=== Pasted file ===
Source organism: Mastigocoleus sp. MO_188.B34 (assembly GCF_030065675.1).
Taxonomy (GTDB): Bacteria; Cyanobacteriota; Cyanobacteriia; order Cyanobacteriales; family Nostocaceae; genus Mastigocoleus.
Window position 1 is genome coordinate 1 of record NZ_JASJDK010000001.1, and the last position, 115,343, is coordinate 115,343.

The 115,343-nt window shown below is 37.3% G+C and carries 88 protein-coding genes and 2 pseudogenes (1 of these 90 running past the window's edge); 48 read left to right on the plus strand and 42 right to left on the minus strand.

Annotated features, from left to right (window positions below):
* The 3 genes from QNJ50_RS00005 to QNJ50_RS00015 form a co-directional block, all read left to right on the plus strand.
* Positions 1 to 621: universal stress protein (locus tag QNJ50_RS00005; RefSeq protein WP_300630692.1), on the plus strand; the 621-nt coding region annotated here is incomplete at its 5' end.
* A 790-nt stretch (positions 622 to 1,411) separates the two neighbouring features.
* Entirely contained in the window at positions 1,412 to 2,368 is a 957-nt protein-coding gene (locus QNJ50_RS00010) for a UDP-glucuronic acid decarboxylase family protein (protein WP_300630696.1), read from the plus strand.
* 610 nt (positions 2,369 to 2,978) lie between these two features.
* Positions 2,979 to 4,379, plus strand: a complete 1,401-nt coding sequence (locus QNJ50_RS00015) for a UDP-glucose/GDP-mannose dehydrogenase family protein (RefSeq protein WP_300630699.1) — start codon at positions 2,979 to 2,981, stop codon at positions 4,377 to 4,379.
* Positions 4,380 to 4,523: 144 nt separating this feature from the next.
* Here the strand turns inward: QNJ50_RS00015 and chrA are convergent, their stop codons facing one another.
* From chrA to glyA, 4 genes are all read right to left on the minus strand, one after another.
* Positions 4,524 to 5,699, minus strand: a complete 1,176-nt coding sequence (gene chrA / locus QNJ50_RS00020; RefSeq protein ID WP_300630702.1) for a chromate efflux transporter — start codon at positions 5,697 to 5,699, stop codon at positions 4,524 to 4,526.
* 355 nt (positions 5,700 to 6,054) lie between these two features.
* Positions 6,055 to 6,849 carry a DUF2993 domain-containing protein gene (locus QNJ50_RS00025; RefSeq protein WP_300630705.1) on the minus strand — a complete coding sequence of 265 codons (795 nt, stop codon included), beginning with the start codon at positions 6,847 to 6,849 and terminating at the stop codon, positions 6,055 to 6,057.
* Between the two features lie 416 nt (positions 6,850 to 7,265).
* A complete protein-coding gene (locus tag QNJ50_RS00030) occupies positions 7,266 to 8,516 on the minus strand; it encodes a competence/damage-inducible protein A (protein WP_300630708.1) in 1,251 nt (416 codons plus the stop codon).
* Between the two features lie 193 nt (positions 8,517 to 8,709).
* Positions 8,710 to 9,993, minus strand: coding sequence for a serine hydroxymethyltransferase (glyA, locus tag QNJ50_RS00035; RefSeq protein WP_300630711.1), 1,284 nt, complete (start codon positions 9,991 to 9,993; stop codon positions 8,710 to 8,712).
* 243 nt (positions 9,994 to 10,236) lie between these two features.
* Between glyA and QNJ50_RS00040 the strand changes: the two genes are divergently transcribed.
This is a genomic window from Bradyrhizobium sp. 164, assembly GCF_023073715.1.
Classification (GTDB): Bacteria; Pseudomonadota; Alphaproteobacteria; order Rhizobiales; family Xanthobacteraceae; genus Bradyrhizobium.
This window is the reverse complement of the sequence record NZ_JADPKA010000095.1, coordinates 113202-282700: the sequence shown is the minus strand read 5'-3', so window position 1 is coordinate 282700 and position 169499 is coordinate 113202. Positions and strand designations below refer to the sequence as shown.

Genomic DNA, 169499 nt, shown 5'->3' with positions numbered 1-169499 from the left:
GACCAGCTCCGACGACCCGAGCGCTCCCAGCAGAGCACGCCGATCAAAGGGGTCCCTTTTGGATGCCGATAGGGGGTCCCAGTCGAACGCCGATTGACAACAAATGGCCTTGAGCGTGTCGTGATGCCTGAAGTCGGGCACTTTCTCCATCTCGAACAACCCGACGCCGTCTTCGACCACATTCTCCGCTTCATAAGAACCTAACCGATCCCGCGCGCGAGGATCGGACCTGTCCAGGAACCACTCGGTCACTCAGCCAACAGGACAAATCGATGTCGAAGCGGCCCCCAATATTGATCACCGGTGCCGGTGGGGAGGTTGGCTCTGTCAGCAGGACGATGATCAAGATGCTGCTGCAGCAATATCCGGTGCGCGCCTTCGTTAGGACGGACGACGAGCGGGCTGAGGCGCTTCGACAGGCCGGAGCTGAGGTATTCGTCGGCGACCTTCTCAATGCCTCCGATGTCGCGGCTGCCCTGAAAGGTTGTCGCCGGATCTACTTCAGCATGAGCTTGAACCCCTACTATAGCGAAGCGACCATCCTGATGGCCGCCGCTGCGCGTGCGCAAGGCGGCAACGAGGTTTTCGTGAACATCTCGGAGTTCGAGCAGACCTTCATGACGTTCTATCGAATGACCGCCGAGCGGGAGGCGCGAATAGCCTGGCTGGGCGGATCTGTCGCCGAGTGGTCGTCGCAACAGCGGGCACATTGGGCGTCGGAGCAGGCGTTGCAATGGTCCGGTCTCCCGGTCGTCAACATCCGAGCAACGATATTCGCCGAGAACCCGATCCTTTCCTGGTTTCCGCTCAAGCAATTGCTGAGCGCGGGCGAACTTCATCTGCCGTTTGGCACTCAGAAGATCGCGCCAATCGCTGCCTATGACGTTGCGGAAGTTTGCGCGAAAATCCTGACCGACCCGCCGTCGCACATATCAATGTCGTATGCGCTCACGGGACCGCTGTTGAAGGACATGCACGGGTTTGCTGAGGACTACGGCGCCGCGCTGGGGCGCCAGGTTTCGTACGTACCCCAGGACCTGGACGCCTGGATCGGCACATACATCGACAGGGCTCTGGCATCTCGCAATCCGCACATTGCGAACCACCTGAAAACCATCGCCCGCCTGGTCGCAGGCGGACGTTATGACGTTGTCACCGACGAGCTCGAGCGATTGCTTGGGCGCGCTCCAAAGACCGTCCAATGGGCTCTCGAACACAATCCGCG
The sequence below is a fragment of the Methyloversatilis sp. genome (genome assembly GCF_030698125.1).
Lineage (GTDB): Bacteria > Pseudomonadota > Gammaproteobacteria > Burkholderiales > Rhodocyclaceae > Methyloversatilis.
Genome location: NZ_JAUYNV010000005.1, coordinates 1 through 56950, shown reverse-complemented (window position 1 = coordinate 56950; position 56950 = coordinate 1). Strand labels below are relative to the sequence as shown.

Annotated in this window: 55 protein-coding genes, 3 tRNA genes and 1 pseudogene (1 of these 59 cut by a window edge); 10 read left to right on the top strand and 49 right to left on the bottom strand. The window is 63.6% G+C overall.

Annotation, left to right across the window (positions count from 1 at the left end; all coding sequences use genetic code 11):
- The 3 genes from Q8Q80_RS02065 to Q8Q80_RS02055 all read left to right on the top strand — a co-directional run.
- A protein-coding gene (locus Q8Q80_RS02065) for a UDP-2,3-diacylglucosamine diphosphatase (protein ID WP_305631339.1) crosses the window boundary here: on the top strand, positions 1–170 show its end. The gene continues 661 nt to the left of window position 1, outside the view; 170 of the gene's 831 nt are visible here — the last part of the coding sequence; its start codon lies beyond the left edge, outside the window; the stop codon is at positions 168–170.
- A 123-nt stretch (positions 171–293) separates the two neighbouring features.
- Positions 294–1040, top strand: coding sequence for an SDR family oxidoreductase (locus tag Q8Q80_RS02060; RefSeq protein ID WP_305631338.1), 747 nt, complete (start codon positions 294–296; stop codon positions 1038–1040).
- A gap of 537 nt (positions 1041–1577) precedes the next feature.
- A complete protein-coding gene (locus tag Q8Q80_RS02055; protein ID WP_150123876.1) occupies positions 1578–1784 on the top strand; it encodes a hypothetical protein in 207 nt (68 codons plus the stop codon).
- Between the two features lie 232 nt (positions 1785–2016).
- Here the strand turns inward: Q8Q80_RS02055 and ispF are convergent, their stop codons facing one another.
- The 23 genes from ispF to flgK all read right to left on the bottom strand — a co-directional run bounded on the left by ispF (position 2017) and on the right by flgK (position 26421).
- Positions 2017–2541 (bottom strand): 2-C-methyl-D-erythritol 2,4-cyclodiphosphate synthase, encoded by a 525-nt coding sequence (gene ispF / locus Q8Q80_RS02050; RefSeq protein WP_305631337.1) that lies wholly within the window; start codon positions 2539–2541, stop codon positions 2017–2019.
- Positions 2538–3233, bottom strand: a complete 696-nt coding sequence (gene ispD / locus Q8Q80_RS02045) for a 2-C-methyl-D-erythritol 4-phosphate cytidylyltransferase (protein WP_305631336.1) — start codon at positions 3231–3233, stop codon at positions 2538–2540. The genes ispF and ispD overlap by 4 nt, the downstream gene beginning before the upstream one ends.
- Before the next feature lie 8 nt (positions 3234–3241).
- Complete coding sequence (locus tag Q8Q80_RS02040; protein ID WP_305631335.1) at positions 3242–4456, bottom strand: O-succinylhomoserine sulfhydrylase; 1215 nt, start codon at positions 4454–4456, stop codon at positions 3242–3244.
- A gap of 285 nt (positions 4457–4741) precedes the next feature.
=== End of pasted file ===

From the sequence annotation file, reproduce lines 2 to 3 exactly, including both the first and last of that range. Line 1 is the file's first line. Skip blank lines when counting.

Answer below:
Taxonomy (GTDB): Bacteria; Cyanobacteriota; Cyanobacteriia; order Cyanobacteriales; family Nostocaceae; genus Mastigocoleus.
Window position 1 is genome coordinate 1 of record NZ_JASJDK010000001.1, and the last position, 115,343, is coordinate 115,343.